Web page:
APH Press Release

Museum to Host Birthday Party in Honor of Mary Ingalls

Louisville, KY (December 23, 2014) – To celebrate National Braille Literacy Month, the Museum of the American Printing House for the Blind (APH), located at 1839 Frankfort Avenue, will host a birthday party for Mary Ingalls, born in 1865, and the older sister of children’s book author Laura Ingalls Wilder. The event will take place Saturday, January 10, 2015 from 10:30 a.m. to 12:30 p.m. Attendees are welcome to come in period costume.

The formal celebration includes a performance of Pa Ingalls’ fiddle tunes by Barbara Henning, and readings of Mary’s poetry. There will also be a sing-along of the songs the Ingalls family sang, crafts taken from the pages of Laura’s books, and birthday cake made from a nineteenth century recipe.

Admission is free, but space is limited, so reservations must be made by January 8 by calling (502) 899-2213 or sending an email to kcarpenter@aph.org.

Born in 1865, Mary lost her sight at the age of fourteen and Laura became her sister’s eyes, describing the world around her so her sister could “see” as well. The experience sharpened the skills Laura would later use when she wrote the fictionalized accounts of her childhood experiences on the western frontier that brought her lasting fame. The story they tell is as much Mary’s as it is Laura’s, although Mary died before the first of her sister’s books, Little House in the Big Woods, was published.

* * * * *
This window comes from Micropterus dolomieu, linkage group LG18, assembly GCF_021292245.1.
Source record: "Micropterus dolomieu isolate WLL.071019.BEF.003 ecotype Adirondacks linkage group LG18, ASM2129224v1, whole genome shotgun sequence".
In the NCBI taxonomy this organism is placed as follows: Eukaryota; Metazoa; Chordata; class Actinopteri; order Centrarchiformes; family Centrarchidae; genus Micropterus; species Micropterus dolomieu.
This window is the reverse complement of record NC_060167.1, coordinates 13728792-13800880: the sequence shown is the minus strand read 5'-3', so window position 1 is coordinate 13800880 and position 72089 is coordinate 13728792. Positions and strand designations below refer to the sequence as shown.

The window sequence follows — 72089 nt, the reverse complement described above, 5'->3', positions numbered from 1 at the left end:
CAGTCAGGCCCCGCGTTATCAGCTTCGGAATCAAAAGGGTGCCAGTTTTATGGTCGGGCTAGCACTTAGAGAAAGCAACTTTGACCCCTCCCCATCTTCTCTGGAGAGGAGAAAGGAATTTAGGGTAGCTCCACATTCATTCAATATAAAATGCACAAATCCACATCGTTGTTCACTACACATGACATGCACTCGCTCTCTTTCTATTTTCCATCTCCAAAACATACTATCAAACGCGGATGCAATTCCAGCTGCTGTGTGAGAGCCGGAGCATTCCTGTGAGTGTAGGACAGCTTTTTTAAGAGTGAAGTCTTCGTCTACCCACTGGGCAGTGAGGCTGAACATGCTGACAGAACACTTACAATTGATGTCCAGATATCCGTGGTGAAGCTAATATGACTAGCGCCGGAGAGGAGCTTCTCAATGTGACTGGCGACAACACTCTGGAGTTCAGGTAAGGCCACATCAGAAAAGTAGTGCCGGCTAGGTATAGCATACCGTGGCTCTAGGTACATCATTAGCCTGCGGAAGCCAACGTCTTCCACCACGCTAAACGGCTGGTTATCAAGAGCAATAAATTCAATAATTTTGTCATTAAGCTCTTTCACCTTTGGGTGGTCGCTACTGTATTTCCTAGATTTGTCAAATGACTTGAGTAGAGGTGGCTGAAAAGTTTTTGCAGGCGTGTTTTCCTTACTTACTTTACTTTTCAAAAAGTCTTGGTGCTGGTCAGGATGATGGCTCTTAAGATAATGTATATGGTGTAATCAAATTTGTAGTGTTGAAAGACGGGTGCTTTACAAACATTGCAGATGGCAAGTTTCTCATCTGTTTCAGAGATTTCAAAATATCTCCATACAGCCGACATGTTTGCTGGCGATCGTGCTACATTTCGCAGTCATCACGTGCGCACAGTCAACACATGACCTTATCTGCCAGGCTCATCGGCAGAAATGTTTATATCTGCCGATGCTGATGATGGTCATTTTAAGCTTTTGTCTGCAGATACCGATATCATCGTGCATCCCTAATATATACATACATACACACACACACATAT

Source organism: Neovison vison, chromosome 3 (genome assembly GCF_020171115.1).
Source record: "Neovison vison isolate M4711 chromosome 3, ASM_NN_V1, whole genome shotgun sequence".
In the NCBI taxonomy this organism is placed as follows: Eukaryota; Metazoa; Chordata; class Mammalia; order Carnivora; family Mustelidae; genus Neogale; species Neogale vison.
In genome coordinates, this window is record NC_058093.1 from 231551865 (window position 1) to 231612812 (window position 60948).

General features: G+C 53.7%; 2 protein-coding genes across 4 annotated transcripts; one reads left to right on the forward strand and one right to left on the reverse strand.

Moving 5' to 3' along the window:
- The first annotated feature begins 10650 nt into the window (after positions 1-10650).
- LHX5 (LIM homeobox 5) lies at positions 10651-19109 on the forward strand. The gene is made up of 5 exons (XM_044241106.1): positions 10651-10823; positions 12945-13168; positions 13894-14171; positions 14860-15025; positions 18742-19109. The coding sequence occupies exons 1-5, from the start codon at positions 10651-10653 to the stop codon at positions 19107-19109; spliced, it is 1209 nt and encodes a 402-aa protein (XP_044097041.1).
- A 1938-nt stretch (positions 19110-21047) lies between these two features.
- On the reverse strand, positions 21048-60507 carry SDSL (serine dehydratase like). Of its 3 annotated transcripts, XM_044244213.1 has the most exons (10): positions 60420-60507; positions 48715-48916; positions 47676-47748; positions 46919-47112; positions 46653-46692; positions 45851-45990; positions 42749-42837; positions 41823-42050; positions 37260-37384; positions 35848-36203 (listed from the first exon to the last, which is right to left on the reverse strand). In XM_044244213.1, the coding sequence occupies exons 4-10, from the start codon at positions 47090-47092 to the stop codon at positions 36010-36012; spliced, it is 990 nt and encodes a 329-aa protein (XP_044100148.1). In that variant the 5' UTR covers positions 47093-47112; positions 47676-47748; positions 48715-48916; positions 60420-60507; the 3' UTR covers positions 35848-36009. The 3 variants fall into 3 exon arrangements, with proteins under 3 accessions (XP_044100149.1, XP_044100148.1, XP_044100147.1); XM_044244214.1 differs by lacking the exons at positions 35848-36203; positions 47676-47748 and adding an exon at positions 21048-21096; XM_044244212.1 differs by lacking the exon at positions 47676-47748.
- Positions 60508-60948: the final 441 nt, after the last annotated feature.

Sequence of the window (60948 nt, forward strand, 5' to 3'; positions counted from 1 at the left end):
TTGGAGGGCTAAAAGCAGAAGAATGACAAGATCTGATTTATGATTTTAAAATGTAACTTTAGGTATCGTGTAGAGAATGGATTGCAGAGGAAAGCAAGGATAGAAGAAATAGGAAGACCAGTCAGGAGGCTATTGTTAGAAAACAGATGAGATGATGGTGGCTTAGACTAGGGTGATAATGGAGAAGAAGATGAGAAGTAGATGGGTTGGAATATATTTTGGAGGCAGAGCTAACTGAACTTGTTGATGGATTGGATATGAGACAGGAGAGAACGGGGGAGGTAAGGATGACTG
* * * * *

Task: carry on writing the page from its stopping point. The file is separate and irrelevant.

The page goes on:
A temporary exhibit in the museum will chronicle not only Mary’s early life on the frontier—the story told in her sister’s books–but also her life after she was blind. Mary was college-educated—in a time when it was rare for a woman to go to college, much less a blind woman. Books and learning aides she might have used as a student at the Iowa College for the Blind will be on display. As an adult, Mary could read braille, Moon type, New York Point, and raised print, and she owned a sizeable library—in fact, many of her books were published by the American Printing House for the Blind. Like her sister, she was a writer, and published several poems and essays.

About the Museum of the American Printing House for the Blind

The Museum, where visitors experience hands-on history, is open Monday through Saturday. Visitors can write in braille, see the first book embossed for blind readers, see a piano used by Stevie Wonder when he was a student at Michigan School for the Blind, play a computer game designed for blind students, and much more. It is located on the second floor of the American Printing House for the Blind. Admission is free. Regular hours are 8:30am to 4:30pm, Monday-Friday and 10:00 a.m. to 3:00 p.m. on Saturday. More information at www.aph.org/museum or call (502) 895-2405, ext. 365, weekdays.

About the American Printing House for the Blind

The American Printing House for the Blind, a 501(c)(3) non-profit organization, is the world’s largest company devoted solely to researching, developing, and manufacturing products for people who are blind or visually impaired. Founded in 1858, it is the oldest organization of its kind in the United States. Under the 1879 federal Act to Promote the Education of the Blind, APH is the official supplier of educational materials for visually impaired students in the U.S. who are working at less than college level.

APH manufactures textbooks and magazines in braille, large print, recorded, and digital formats. APH also creates hundreds of educational, recreational, and daily living products. APH’s fully-accessible web site (www.aph.org) features information about products and services, online ordering of products, and free information on a wide variety of blindness-related topics.

The American Printing House for the Blind, Inc. is located at 1839 Frankfort Avenue in Louisville, Kentucky. For more information, call (502) 895-2405 or log on to www.aph.org.

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